Friday, December 3, 2010

Day 3: It's a Miracle

Santa Claus.  He is just about synonymous with Christmas and its secular imagery and is one of the first fantasies we become aware of in our childhood lives.  He is like all the fairy tales we are enthralled by and loved to experience...but at the time he was different.  He was REAL.  He actually existed in the here and now and would come to our homes once a year to perform a feat of magic.  That was something worth believing in.  Sure, if you really really thought about it you could poke dozens of holes in the story.  For example, it would be impossible for a man, even in a flying sleigh, to travel to every child's home on one night.  Its also impossible to climb down even the largest of chimneys without killing one's self.  And what about houses with no chimneys?  How is that supposed to work.  What those nay-sayers forget though is the power of in the improbable (but not impossible).  For example, any man with a flying sleigh certainly could have some magical time warp abilities to bend the hours of Christmas Eve to his purposes...and if he can do that, certainly he can find magical ways into people's homes, and he can have magical ways of carrying all the gifts he needs to distribute.  Those are the kinds of loopholes we used to justify Santa's existence to ourselves despite the overwhelming evidence to the contrary.  No wonder we are often so disappointed and disillusioned when we finally decide it is time to stop believing, because it feels as though we have wasted so much time and energy on something fruitless.  However, that doesn't stop Hollywood from trying to get us to believe again.  In fact, one of the most famous Santa Claus films is built around the concept of rediscovering our belief in Santa.  Let's go back to 1947 and the famous Macy's Department Store to experience Miracle on 34th Street.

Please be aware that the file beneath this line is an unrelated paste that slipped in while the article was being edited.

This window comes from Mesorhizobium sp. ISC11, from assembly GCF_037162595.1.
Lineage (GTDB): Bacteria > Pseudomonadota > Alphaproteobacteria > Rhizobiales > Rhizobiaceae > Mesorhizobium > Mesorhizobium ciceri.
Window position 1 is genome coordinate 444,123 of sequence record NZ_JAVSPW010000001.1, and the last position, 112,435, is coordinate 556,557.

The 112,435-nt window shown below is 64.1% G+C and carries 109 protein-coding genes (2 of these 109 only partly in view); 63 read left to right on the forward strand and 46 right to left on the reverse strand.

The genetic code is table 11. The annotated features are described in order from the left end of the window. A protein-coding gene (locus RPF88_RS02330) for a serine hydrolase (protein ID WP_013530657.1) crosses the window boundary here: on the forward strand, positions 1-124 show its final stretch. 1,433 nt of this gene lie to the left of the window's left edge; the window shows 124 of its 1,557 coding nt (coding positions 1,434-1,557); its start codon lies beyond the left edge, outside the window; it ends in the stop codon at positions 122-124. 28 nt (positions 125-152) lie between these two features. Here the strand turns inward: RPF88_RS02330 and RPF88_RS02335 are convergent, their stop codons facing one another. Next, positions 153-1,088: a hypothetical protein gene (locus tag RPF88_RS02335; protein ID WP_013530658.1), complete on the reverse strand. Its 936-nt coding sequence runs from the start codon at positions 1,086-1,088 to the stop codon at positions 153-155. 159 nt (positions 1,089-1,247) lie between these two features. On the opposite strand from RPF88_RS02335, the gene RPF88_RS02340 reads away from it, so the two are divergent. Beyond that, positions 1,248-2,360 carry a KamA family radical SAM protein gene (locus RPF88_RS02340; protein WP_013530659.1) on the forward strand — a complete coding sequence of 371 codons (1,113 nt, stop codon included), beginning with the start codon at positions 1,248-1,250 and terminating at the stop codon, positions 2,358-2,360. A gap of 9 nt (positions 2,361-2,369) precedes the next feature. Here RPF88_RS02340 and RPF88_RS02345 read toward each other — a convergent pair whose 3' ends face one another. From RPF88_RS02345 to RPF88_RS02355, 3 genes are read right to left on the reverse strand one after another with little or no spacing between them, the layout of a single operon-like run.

The film begins on Thanksgiving Day and harried Doris Walker, the Macy's Thanksgiving Day Parade events coordinator, is in a pickle.  It is nearing the end of the parade, which means it's time for Santa's float, and their Santa Claus is deeply intoxicated.  To make matters worse Kris Kringle, a passing old man, is indignant at Santa's behavior.  Doris turns the negative into a positive however when she asks Kris, who very much looks the part of Santa, to fill in for the crocked Claus.  Kris fits into the role nicely and does so well that he is asked to be the official Santa for Macy's.  Kris doesn't do everything the Macy's way however, and he tells several parents to go to competing stores to get the toys that their children desire, gaining even more customer support for the store.  He seems like the perfect Santa Claus, but things take a turn when he begins to suggest though both what he says and through his actions that he is the real Santa Claus...even getting Doris's daughter Susan (who hasn't believed in Santa for years) to believe in him as well.  This eventually calls Kris's sanity into question, and following an altercation with an employee he is put on trial.  Will he be put in jail, or will he manage to make everyone believe the impossible.

Miracle on 34th Street is a true classic as far as Christmas movies go and, though its premise is fantastic, it manages to stay rooted in a reality which is completely appropriate and refreshing for a film about the question of the reality of Mr. Claus.  Kris is never seen performing magic, but he does know the language of an orphaned child who comes to see him, and also seems to know everyone's name.  He also never tells anyone that he is Santa Claus until he is told to say that he is not the jolly man.  In many ways, this is more a film about the question of sanity than it is the question of there being a Santa...but it is done so expertly that by the end, you really have no reason to think that Kris is insane.  The film ends ambiguously, though leaning toward the confirmation that Kris is Santa...and that is all the better for it.  The fact that it never answers the question for us makes it even more poignant, because it forces us to make a decision.  Personally, I think that Kris is the real Santa Claus...and I hope I get to meet him someday.

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